Electromagnetic radiation is energy given off by matter, traveling in the form of waves or particles. Electromagnetic energy exists in a wide range of energy values, of which visible light is one small part of the total spectrum. The source of radiation may be the hot and therefore highly energized atoms of the Sun, pouring out radiation across a wide range of energy values, including of course visible light, and they may also be unstable (radioactive) elements giving off radiation as they decay.
Radiation is called "electromagnetic" because it moves as interlocked waves of electrical and magnetic fields. A wave is a disturbance traveling through space, transferring energy from one point to the next. In a vacuum, all electromagnetic radiation travels at the speed of light, 983,319,262 feet per second (299,792,458 m/sec, often approximated as 300,000,000 m/sec). Depending on the type of radiation, the waves have different wavelengths, energies, and frequencies (see the following figure). The wavelength is the distance between individual waves, from one peak to another. The frequency is the number of waves that pass a stationary point each second. Notice in the graphic how the wave undulates up and down from peaks to valleys to peaks. The time from one peak to the next peak is called one cycle. A single unit of frequency is equal to one cycle per second. Scientists refer to a single cycle as one hertz, which commemorates 19th-century German physicist Heinrich Hertz, whose discovery of electromagnetic waves led to the development of radio. The frequency of a wave is related to its energy: The higher the frequency of a wave, the higher its energy, though its speed in a vacuum does not change.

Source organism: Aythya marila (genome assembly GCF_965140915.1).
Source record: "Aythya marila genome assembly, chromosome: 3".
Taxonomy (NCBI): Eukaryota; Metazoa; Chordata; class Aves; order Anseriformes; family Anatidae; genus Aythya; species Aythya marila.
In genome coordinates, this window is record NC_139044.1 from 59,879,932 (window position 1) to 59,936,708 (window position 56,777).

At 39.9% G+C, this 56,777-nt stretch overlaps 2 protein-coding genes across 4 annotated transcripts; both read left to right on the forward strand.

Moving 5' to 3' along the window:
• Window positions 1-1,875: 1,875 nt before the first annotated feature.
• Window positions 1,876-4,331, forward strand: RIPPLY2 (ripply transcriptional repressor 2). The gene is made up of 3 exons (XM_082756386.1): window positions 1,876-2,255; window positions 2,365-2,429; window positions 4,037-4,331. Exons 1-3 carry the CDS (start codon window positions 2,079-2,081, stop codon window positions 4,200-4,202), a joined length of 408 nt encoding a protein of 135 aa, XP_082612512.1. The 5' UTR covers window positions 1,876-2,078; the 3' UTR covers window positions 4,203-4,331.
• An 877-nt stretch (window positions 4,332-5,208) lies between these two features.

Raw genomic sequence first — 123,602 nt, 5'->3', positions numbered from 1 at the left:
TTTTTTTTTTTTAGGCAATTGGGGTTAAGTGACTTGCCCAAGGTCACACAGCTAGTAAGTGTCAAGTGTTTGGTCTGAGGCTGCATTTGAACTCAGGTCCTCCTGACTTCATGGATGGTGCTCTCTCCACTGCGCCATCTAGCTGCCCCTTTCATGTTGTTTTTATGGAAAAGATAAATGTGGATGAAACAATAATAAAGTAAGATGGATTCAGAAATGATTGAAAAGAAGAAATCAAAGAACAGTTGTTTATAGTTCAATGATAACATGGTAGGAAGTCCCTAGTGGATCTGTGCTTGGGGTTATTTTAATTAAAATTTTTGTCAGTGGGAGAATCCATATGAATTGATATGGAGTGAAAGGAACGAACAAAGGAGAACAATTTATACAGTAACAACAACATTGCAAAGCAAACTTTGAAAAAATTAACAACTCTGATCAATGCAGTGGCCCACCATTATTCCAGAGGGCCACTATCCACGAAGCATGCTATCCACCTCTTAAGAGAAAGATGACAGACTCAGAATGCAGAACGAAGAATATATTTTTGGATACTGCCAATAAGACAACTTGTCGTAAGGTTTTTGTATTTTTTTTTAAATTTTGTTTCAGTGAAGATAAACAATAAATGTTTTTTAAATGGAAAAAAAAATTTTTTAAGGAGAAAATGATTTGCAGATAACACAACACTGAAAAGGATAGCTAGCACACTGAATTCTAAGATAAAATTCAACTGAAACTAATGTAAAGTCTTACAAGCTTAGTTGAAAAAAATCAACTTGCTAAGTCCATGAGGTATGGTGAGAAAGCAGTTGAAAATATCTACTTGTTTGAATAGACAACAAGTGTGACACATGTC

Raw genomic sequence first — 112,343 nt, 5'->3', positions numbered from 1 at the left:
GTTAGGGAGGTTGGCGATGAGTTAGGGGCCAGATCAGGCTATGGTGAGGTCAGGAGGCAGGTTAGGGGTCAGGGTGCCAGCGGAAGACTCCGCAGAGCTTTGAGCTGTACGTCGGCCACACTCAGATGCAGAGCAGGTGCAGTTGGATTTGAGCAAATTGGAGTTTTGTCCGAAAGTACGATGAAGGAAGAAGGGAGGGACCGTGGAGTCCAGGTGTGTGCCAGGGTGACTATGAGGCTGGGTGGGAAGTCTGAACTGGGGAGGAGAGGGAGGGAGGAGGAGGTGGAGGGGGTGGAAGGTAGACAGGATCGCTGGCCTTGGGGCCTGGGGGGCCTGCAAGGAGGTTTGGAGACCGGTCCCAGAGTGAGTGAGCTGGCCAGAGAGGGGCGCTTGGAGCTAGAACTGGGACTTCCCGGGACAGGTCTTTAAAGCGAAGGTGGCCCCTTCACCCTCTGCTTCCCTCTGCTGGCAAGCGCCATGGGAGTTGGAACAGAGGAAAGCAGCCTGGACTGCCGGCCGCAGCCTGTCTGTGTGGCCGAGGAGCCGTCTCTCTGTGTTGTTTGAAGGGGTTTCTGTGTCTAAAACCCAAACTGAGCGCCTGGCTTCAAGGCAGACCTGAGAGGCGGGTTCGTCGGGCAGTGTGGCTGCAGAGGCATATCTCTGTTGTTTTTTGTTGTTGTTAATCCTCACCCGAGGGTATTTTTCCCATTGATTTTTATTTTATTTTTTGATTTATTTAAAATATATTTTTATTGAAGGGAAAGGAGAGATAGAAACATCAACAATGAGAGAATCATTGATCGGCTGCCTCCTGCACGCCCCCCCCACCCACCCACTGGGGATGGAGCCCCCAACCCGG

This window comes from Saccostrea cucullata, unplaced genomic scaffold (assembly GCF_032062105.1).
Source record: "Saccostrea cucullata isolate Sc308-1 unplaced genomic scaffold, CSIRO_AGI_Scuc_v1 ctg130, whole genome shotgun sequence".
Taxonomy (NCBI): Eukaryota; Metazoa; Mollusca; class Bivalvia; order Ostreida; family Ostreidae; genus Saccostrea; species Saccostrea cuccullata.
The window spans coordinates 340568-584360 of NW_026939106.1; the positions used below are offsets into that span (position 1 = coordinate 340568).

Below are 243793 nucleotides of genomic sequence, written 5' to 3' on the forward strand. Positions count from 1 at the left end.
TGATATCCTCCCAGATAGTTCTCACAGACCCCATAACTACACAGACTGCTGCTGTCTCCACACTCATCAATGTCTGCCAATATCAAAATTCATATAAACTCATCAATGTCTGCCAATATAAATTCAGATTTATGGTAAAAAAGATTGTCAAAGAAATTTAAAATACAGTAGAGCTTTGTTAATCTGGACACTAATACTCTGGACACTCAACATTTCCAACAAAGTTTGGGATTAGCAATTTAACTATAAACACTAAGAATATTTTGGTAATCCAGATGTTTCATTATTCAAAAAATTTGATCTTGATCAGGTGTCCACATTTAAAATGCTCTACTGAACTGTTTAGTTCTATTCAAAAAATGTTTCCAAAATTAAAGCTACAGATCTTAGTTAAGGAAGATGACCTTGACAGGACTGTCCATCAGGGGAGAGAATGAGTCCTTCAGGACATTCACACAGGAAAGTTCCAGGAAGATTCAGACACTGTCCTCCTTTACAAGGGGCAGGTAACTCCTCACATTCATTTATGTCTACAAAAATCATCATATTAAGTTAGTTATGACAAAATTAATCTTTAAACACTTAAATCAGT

The smallest wavelength, highest energy and frequency electromagnetic waves are cosmic rays, then as wavelength increases and energy
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